Process where the entire closely connected parts are welded together simultaneously by resistance heating with electrical current and then having pressure applied to the welded joint.
1. Metal strips, used to prevent water seepage, and installed around chimney, vents, windows, doors, and skylights, along seams in the roof and beneath shingles. The purpose of flashing is to prevent the penetration of water as well as to provide a drainage passageway between joints, most commonly the joint between a roof and a wall.
2. Installation of waterproof sheets of plastic or corrosion-resistant metal, along with exterior finishing materials for the prevention of water leakage in such paces as the intersection of a wall and roof or the valley of a roof.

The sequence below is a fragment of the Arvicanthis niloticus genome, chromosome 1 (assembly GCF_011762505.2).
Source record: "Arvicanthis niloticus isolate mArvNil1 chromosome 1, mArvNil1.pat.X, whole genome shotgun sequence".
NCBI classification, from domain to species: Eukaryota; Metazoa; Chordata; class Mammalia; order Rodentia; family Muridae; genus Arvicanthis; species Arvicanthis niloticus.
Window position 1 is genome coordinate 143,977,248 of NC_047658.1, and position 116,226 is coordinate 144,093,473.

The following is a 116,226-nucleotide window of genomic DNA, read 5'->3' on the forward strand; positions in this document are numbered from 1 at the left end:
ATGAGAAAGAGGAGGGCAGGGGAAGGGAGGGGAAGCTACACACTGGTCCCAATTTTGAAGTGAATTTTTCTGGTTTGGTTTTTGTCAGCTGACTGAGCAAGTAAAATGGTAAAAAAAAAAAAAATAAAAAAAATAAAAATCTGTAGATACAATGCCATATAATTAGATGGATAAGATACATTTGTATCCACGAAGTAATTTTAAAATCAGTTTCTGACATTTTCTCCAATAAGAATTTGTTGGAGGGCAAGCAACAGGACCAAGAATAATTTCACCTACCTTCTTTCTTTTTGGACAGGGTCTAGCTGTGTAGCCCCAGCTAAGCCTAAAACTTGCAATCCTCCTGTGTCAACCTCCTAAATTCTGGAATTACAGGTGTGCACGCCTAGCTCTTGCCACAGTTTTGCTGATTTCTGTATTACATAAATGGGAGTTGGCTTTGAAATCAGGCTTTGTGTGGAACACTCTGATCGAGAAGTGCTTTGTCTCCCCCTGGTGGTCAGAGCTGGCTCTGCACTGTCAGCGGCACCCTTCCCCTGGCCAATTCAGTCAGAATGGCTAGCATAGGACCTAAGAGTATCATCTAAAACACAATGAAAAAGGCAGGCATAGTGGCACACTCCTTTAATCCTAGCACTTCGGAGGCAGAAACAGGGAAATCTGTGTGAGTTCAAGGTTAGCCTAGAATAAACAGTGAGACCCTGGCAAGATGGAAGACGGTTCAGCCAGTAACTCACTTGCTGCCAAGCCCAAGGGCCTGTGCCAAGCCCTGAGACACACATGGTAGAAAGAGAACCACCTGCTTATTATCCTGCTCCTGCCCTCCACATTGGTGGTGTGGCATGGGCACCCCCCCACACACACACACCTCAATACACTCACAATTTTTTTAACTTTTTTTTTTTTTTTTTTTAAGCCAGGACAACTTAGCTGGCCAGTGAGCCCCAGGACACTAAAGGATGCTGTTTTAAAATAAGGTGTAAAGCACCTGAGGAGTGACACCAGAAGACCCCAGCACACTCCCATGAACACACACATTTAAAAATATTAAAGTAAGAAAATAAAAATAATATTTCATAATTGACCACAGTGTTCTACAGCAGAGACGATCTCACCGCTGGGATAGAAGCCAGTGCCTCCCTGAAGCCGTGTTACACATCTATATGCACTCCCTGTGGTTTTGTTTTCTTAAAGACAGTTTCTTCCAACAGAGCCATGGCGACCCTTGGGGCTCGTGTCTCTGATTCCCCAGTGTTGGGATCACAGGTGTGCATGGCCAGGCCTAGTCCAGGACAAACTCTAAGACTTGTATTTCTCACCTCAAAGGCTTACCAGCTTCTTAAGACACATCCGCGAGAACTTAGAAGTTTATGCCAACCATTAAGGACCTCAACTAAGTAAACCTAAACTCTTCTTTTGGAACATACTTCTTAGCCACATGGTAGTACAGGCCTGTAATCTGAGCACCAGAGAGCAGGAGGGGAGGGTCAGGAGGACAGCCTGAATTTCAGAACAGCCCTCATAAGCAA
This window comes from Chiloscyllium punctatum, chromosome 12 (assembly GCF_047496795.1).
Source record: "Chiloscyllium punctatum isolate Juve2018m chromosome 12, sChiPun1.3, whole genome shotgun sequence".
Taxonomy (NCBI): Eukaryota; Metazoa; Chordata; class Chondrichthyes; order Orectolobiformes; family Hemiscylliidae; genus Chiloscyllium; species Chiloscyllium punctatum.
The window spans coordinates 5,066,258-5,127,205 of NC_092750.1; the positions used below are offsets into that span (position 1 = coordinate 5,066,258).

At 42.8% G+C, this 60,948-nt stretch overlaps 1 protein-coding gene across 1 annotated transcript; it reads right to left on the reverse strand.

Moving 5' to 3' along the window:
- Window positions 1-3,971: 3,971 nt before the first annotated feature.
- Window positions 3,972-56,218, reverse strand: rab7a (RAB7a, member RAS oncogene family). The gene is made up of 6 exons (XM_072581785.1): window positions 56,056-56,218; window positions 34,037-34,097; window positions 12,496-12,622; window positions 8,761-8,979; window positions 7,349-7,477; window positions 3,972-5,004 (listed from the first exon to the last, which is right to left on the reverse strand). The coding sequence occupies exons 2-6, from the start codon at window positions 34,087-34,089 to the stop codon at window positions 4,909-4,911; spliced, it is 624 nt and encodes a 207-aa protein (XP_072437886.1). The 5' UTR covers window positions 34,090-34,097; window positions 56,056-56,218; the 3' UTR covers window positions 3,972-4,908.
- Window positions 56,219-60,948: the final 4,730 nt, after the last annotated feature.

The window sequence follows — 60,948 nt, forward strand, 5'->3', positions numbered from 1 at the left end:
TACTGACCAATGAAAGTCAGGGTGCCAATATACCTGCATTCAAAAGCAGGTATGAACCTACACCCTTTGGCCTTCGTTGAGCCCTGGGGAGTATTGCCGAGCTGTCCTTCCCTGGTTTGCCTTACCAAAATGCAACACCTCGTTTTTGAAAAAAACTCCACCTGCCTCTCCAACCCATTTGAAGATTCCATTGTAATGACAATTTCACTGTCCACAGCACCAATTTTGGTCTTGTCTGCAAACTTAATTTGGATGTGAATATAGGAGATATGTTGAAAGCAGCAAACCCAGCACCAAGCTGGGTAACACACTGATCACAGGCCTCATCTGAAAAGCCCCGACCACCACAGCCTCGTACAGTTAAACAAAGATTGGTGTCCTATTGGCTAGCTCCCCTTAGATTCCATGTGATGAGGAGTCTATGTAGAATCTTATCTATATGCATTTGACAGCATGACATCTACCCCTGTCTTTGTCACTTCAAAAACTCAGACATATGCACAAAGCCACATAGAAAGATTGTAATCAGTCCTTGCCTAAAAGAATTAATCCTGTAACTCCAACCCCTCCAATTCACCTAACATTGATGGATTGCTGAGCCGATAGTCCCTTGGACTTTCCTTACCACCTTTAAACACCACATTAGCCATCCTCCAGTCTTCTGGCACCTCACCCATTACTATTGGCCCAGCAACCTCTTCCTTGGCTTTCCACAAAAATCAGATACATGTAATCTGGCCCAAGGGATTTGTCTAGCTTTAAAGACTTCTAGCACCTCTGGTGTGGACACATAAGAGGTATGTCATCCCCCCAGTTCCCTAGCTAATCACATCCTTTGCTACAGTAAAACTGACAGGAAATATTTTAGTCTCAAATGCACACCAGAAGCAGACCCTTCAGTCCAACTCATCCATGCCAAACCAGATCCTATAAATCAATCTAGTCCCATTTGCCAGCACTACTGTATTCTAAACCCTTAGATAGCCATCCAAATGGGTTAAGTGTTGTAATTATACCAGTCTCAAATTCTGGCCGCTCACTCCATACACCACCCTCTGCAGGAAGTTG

Metal flashing that is used as a drip cap over a door or window.
Also referred to as asphaltic plastic cement, this asphalt-based roofing cement remains pliable at colder temperatures.
Electrical discharge, which appears on the surface of an insulating material that is not able to contain a very high voltage.
1. An apartment, within a multi-family house, usually on one floor.
2. Smooth and level with little or no depression or elevation.
3. Paint without gloss or shine.
This arch, also called a jack arch, straight arch, minor arch, segmented arch, or multicentered arch, has a horizontal top surface, with a span of up to 6 feet, can support loads up to 1,000 pounds per square foot, with a rise to span ratio of 0.15 or less.
Set amount charged by a broker.
Wood or metal, flat bar-shaped abrasive tool with rectangular cross-sections.